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Manu’s Grab Bag: Back with a bang

We talk optimism, circumstances saving you from yourself and the latest bandwagon to be on.

SS Lazio v Juventus - Serie A Photo by Silvia Lore/Getty Images

As it’s becoming customary, Juventus was coming off an international break in which they lost a number of players to injuries and faced off against a team from Italy’s capital to get their domestic season back underway.

However, the only thing that was similar between Juve’s win over Roma coming out of the October international break and the one that transpired with a 2-0 scoreline over Lazio on Saturday was the three points earned because this was a vastly different performance.

Good Juventus showed up, and despite finding both of the goals via two penalty kicks, the team was vastly superior to Lazio and restarted their Italian performance in fine fashion.

Let’s cook.

MVP: Leo Bonucci

Sometimes the job of awarding the MVP points is quite easy, and this is one of those times. The old veteran — sporting the captain’s armband to boot — showed out with a vintage performance that resembled the peak Bonucci days of a few years ago.

Sure, the fact that Ciro Immobile, Lazio’s star striker, was out injured had a lot to do with how toothless the Biancocelesti attack looked all game long, but it also had a lot to do with the work of the Juventus backline as both Bonucci and Matthijs de Ligt did not put a foot wrong in 90 minutes.

Plus, you know, scoring a brace as a center back has to always be considered a pretty damn good day at the office, regardless of how those two goals came about. Considering how many talented strikers and PK takers Juve has had over the years, it shouldn’t be a surprise that Bonucci hasn’t found himself with the opportunity to take a lot of penalty kicks, but it’s always fun to remember that he’s actually a pretty decent taker when given the chance.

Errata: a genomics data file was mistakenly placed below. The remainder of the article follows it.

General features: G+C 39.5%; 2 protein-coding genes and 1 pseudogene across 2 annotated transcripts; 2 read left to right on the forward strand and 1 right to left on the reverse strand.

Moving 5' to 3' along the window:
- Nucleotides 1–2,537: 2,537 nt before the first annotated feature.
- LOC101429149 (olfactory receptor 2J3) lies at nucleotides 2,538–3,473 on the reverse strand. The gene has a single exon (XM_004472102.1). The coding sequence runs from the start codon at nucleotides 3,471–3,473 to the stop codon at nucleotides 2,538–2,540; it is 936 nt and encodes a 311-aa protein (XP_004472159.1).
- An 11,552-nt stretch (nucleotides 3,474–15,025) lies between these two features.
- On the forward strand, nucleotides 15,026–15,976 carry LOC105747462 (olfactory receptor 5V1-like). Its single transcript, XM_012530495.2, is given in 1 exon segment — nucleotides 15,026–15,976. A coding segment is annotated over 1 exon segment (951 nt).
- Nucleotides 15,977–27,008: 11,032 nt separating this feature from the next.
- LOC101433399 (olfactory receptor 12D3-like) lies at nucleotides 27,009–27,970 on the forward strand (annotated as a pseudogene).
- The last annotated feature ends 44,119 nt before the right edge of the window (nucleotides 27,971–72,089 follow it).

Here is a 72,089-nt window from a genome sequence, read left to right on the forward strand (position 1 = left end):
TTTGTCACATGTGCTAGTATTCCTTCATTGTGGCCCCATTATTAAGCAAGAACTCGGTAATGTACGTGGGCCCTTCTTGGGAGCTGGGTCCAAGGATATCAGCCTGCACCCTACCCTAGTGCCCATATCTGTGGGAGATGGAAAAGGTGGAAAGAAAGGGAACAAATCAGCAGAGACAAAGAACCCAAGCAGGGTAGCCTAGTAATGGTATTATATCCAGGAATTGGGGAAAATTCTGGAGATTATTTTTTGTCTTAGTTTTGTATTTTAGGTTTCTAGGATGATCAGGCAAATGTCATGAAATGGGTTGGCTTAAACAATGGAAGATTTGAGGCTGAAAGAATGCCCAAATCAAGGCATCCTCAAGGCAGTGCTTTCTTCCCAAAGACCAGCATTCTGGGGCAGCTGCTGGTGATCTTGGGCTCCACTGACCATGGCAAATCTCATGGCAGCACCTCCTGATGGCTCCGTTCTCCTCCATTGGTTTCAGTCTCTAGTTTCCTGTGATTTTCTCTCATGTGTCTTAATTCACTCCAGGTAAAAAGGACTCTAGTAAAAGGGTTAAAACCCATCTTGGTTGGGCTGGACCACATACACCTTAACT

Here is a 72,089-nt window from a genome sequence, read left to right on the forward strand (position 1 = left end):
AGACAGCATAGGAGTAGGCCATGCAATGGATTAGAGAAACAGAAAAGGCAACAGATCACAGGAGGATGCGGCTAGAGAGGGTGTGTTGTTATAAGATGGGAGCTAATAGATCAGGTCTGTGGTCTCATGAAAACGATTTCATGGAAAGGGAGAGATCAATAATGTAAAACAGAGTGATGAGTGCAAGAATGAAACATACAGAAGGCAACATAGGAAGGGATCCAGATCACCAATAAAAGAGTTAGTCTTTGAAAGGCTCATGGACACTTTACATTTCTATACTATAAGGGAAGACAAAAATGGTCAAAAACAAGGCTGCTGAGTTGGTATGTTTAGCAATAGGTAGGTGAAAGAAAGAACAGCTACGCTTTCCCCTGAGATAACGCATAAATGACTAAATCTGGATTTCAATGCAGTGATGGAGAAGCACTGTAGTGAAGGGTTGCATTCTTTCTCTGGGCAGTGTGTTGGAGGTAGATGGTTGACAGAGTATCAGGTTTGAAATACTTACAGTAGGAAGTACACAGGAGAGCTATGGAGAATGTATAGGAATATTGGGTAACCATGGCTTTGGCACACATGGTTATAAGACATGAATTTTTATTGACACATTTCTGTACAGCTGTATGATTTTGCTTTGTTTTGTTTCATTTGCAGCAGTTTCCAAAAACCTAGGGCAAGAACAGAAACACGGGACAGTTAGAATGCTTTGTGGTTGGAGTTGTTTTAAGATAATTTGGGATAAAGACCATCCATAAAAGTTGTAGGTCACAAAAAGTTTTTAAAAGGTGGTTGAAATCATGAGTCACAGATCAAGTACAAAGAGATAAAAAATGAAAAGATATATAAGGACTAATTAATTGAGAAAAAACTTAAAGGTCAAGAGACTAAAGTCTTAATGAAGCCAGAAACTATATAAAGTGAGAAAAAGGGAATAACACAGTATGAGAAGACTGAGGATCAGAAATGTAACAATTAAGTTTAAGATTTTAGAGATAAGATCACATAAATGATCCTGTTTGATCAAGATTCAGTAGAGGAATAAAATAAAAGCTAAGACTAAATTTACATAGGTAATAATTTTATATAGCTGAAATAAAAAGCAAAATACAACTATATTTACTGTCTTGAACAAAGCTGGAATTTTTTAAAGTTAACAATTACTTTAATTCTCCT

(I remember a Coppa Italia semifinal — or final? — in which Bonucci, Giorgio Chiellini and Andrea Barzagli all took and made PKs in a shootout. If I remember correctly, Juve ended up losing that game, but it was so damn impressive to have all your defenders be able to take those shots when it mattered.)

Runner Up: Matthijs de Ligt - A banner defensive performance deserves recognition for both central defenders. de Ligt and Bonucci has always been a much more feeble defensive duo than their reputations might suggest, but this is easily one of their best joint performances. Lazio really had no dangerous chances to speak of all game long, Immobile or not, that’s pretty good.

Grab Bag MVP Season Leader: Manuel Locatelli (8 Points)

Getting saved from yourself

I understand not wanting to admit you’re wrong. Or staying the course despite the results and all the evidence available showing you that it’s a bad idea. Pride is a hell of a thing, and you can convince yourself you are seeing things that are just not there.

What I’m saying is that I empathize with Max Allegri and his ill-fated attempt at turning Adrien Rabiot into a winger. The idea sort of makes sense in an Allegri sort of way, I see what he’s trying to do, but I think it's also fair to say that whatever he’s trying to accomplish is not working.

And sometimes you need something — or someone — to save you from yourself when you're stubbornly trying to push forward. Like a loving trainer that throws the towel in a one-sided boxing match. The proverbial savior this time for Allegri was Danilo, who unfortunately got hurt early on in Saturday’s game and forced Allegri to sub in Dejan Kulusevski, put Juan Cuadrado in the fullback spot and play a 4-5-1 formation that at times looked like a 4-3-3

Putting Rabiot back in his usual midfield spot, with Chiesa and Kulusevski on the wings, solidified their defensive shape, made Juventus much more dangerous on the counter and was the deciding move in getting the win.